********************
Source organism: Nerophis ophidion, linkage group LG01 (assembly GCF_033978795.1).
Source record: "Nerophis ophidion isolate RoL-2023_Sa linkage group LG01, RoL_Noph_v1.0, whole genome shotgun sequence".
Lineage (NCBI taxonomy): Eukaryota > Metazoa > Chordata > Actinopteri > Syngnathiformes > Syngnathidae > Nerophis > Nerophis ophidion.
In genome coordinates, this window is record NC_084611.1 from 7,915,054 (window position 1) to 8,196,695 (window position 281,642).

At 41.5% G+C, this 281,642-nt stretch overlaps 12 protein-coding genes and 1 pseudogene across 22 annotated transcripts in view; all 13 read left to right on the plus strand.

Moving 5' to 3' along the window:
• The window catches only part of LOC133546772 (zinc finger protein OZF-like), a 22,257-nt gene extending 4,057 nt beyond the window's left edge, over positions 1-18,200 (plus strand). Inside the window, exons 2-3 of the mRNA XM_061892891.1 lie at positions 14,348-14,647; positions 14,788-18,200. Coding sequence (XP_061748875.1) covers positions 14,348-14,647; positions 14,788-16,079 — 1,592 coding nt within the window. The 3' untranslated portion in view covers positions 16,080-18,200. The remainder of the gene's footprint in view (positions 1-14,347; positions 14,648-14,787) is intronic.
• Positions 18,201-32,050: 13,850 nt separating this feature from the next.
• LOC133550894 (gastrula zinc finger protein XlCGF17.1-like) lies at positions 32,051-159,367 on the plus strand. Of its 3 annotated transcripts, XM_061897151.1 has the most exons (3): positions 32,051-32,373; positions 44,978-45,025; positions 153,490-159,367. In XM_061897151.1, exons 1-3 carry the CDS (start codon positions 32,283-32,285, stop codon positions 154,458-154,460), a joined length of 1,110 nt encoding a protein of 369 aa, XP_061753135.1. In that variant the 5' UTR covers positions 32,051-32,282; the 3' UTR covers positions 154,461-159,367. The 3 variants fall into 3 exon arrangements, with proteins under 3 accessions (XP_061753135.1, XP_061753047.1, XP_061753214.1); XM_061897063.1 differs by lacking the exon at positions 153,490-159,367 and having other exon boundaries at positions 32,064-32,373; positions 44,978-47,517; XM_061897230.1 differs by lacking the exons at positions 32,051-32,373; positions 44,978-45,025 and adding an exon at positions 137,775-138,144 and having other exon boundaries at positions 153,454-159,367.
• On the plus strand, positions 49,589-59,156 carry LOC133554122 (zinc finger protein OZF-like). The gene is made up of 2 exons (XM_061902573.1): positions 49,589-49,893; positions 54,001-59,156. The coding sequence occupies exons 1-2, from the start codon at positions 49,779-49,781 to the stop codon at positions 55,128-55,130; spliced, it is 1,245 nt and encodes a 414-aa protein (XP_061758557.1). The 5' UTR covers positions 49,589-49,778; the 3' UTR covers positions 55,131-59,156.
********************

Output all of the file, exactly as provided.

Source organism: Nerophis ophidion, linkage group LG01 (assembly GCF_033978795.1).
Source record: "Nerophis ophidion isolate RoL-2023_Sa linkage group LG01, RoL_Noph_v1.0, whole genome shotgun sequence".
Lineage (NCBI taxonomy): Eukaryota > Metazoa > Chordata > Actinopteri > Syngnathiformes > Syngnathidae > Nerophis > Nerophis ophidion.
In genome coordinates, this window is record NC_084611.1 from 7,915,054 (window position 1) to 8,196,695 (window position 281,642).

At 41.5% G+C, this 281,642-nt stretch overlaps 12 protein-coding genes and 1 pseudogene across 22 annotated transcripts in view; all 13 read left to right on the plus strand.

Moving 5' to 3' along the window:
• The window catches only part of LOC133546772 (zinc finger protein OZF-like), a 22,257-nt gene extending 4,057 nt beyond the window's left edge, over positions 1-18,200 (plus strand). Inside the window, exons 2-3 of the mRNA XM_061892891.1 lie at positions 14,348-14,647; positions 14,788-18,200. Coding sequence (XP_061748875.1) covers positions 14,348-14,647; positions 14,788-16,079 — 1,592 coding nt within the window. The 3' untranslated portion in view covers positions 16,080-18,200. The remainder of the gene's footprint in view (positions 1-14,347; positions 14,648-14,787) is intronic.
• Positions 18,201-32,050: 13,850 nt separating this feature from the next.
• LOC133550894 (gastrula zinc finger protein XlCGF17.1-like) lies at positions 32,051-159,367 on the plus strand. Of its 3 annotated transcripts, XM_061897151.1 has the most exons (3): positions 32,051-32,373; positions 44,978-45,025; positions 153,490-159,367. In XM_061897151.1, exons 1-3 carry the CDS (start codon positions 32,283-32,285, stop codon positions 154,458-154,460), a joined length of 1,110 nt encoding a protein of 369 aa, XP_061753135.1. In that variant the 5' UTR covers positions 32,051-32,282; the 3' UTR covers positions 154,461-159,367. The 3 variants fall into 3 exon arrangements, with proteins under 3 accessions (XP_061753135.1, XP_061753047.1, XP_061753214.1); XM_061897063.1 differs by lacking the exon at positions 153,490-159,367 and having other exon boundaries at positions 32,064-32,373; positions 44,978-47,517; XM_061897230.1 differs by lacking the exons at positions 32,051-32,373; positions 44,978-45,025 and adding an exon at positions 137,775-138,144 and having other exon boundaries at positions 153,454-159,367.
• On the plus strand, positions 49,589-59,156 carry LOC133554122 (zinc finger protein OZF-like). The gene is made up of 2 exons (XM_061902573.1): positions 49,589-49,893; positions 54,001-59,156. The coding sequence occupies exons 1-2, from the start codon at positions 49,779-49,781 to the stop codon at positions 55,128-55,130; spliced, it is 1,245 nt and encodes a 414-aa protein (XP_061758557.1). The 5' UTR covers positions 49,589-49,778; the 3' UTR covers positions 55,131-59,156.